In this post I will explore the built in Random Number functions in Julia. These can be found in the documentation at: #random-numbers

As with most random number generators it is useful to manually set the 'seed'. This allows for replication of results across multiple runs.

Set seed is accomplished with the simple 'srand' function:

# We can verify that setting the seed results in identical draws from

# the random distribution by using the uniform [0,1) random draw

# function 'rand':

srand(123)

rand()

# 0.7684476751965699

srand(123); rand()

# 0.7684476751965699

# Julia random drawn objects have the convience of shaping themselves

# into random arrays the size specified by their arguments.

# For example a 2 by 10 random array

a1 = rand(2,10)

# 2x10 Array{Float64,2}:

# 0.940782 0.790201 0.900925 0.031831 … 0.759755 0.234544 0.627093

# 0.48 0.356221 0.529253 0.900681 0.19178 0.0976698 0.946697

# You can also use Julia to modify an existing array by filling it with

# random elements.

# First create a 3 x 3 of zeros

z1 = zeros(3,3)

# 3x3 Array{Float64,2}:

# 0.0 0.0 0.0

# 0.0 0.0 0.0

# 0.0 0.0 0.0

# Now populate it with random uniforms

rand!(z1)

# Notice the ! notation for functions that modify their arguments

z1

# 3x3 Array{Float64,2}:

# 0.615666 0.76537 0.256698

# 0.984495 0.322722 0.0808458

# 0.775836 0.0696626 0.275759

# rand can also be used to draw elements from the range of r in rand(r)

# For example, to draw a 2 x 2 array with elements drawn from 1 to 10.

rand(1:10,2,2)

# 2x2 Array{Int64,2}:

# 10 3

# 9 9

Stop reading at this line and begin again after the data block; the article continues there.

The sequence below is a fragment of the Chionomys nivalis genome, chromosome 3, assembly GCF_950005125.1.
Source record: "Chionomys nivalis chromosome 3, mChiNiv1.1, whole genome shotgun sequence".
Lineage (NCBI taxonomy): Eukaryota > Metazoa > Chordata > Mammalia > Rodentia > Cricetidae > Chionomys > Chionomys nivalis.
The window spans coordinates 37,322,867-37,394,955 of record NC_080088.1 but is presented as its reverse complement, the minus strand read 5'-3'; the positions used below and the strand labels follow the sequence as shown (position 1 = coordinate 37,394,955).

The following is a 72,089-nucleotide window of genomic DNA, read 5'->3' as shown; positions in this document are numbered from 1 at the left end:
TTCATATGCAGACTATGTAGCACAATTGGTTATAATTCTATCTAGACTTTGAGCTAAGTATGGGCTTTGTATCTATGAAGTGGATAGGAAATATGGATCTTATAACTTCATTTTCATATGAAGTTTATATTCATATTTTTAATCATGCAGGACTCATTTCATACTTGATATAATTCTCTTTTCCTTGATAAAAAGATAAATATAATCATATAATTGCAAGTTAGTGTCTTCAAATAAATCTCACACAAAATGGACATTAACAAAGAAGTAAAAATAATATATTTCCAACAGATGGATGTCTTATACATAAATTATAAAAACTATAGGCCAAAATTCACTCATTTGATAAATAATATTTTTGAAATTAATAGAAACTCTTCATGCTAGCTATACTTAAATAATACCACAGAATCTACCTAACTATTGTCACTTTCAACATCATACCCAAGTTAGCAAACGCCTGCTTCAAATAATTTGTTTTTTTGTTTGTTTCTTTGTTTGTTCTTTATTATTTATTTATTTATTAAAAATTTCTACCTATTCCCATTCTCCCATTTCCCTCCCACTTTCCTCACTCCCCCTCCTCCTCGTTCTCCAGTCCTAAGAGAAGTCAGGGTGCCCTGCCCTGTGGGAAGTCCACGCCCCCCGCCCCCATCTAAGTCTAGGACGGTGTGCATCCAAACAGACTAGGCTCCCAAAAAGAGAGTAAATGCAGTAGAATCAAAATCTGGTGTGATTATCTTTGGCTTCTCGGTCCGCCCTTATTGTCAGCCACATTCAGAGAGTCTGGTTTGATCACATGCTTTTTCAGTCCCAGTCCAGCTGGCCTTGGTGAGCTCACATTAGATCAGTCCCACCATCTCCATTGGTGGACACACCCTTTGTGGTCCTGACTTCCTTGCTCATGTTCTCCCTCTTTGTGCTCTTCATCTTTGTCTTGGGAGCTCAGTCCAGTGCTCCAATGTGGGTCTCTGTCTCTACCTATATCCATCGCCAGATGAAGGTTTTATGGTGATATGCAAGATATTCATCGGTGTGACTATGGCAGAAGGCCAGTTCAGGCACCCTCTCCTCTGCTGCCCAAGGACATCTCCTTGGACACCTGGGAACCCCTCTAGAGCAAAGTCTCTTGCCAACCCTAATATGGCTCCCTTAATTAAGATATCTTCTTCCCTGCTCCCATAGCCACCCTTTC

# We might also want to generate random boolean values which could be

# accomplished with either

rand(0:1,2,2).==1

# true false

# false true

# Or the specific function

randbool(2,2)

# false false

# true false

# The final type of random variable that comes with the base

# install of Julia is the random normal generator:

randn(3,2)

# 3x2 Array{Float64,2}:

# -1.51181 0.139519

# -0.21379 -0.30305

# -0.711524 -0.048655

# This generates based on standard normal but of course we can easily

# any standard normal to have standard deviation x and mean y

x = 90

y = -34

randn(3,2)*x+y

# 3x2 Array{Float64,2}:

# -4.43119 -101.457

# -137.832 38.9093

# -9.66817 -20.2061

# In the original version of the post I mentioned that the base package did not contain much options regarding distributions to draw from. However, there is a package called distributions which I will explore more in depth in a future post which I have been promised can satisfy all of my distributional desires (see comments below).

As with most random number generators it is useful to manually set the 'seed'. This allows for replication of results across multiple runs.

Set seed is accomplished with the simple 'srand' function:

# We can verify that setting the seed results in identical draws from

# the random distribution by using the uniform [0,1) random draw

# function 'rand':

srand(123)

rand()

# 0.7684476751965699

srand(123); rand()

# 0.7684476751965699